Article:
Articles / Learn About White Gold - The Other White Metal

White gold for jewelry has been popular since the 1920s as an alternative to platinum and, to a lesser degree, silver. More recently, white gold has seen a resurgence in popularity, as white metals have returned to the fashion spotlight.

Many people still consider white gold as the ideal setting for a diamond engagement ring, and the most elegant metal for a man's watch (especially for a pocket watch, chain and fob).

In its early years, white gold found favor mainly in the American South, but its appeal spread quickly, and white gold is today enjoying new popularity with those who prefer fashion-forward jewelry, as well as more traditional pieces.

In general, the whitest of white golds can be classified as "nickel white" or "palladium white," although yellow gold can be alloyed with many white metals to produce a lighter color. For best malleability, an alloy combining gold, nickel, silver, zinc, and copper is often used, but this usually produces a metal that is slightly off color. A tarnish-resistant rhodium plating is often added to give a whiter look.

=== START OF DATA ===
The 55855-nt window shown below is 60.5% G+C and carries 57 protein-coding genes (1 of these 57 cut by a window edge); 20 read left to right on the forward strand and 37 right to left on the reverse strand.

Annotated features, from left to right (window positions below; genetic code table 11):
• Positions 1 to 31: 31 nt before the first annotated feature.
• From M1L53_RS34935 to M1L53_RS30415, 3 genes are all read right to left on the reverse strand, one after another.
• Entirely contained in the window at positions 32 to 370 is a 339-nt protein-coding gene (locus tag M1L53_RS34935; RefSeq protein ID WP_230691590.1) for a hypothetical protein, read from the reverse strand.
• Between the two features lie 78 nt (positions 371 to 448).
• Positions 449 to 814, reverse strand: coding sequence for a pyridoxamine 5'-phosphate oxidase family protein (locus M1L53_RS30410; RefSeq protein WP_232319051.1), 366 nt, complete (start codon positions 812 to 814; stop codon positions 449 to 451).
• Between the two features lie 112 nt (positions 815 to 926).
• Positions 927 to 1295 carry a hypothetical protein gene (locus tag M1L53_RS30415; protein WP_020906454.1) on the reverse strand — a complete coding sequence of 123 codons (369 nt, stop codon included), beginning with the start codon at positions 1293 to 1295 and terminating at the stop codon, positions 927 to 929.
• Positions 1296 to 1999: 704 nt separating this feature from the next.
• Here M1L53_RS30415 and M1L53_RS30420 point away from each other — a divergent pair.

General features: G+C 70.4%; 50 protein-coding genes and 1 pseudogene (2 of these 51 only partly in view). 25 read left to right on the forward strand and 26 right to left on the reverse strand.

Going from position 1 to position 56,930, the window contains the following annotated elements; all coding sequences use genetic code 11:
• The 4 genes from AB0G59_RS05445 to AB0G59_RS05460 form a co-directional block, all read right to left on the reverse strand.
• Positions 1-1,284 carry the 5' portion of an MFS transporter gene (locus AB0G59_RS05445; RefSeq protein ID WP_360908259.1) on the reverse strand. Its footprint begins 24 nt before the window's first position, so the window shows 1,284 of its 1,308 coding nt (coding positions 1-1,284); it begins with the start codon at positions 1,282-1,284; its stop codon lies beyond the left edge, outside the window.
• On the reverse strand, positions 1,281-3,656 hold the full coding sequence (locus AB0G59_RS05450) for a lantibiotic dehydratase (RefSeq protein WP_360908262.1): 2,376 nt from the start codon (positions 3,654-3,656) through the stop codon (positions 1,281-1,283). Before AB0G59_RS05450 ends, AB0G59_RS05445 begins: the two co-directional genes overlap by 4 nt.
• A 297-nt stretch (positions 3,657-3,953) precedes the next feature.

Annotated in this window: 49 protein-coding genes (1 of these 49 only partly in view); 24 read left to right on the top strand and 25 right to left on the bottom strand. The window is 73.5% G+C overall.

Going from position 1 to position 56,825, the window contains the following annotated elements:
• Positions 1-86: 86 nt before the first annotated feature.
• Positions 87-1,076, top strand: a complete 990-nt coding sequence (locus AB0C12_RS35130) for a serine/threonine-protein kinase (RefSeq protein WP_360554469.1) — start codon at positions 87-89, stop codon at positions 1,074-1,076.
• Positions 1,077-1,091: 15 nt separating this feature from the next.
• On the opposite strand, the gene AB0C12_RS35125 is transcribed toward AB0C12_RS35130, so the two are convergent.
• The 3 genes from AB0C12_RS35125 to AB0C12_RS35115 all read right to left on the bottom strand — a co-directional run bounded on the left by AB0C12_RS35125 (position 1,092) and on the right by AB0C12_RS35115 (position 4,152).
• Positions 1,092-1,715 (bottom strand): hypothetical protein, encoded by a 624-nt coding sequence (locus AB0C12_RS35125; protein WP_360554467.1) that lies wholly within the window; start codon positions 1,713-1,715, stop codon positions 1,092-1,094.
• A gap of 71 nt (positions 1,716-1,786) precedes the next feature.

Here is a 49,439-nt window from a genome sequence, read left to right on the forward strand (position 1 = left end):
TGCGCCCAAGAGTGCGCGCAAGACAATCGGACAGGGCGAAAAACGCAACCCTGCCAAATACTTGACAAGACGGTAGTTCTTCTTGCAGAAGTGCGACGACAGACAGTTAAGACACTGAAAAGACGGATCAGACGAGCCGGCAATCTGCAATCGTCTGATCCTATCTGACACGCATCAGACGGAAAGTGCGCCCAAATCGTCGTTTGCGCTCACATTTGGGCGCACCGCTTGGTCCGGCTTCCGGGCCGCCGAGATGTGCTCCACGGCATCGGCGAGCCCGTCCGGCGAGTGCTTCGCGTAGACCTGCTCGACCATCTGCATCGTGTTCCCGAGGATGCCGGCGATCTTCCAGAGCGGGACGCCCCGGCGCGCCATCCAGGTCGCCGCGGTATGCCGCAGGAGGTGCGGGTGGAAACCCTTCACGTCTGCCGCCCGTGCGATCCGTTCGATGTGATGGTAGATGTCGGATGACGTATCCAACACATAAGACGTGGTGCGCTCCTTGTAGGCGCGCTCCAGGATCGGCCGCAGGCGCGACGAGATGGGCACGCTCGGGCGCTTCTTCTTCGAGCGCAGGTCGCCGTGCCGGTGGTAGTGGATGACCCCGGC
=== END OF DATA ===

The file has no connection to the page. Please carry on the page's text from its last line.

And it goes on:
Because some people are allergic to nickel, palladium white is becoming more common in Europe and in the U.S. Many American manufacturers will specifically note that their white gold is non-allergenic, or advertise that it's nickel-free.Because palladium is far more expensive than nickel, and harder to process, palladium white gold is more expensive than nickel white.

White gold is a popular choice in the bridal category. Its distinctive color - not quite as white as platinum but with a special richness all its own - makes white gold compatible with most gemstones. Diamonds, blue topaz and sapphires look especially handsome with white gold, and, of course, a mixture of white and yellow gold (perhaps with rose gold, as well) is a classic look for rings, necklaces and bracelets.

David WeissDavid Weiss

Graduate Gemologist, GIA
Certified Appraiser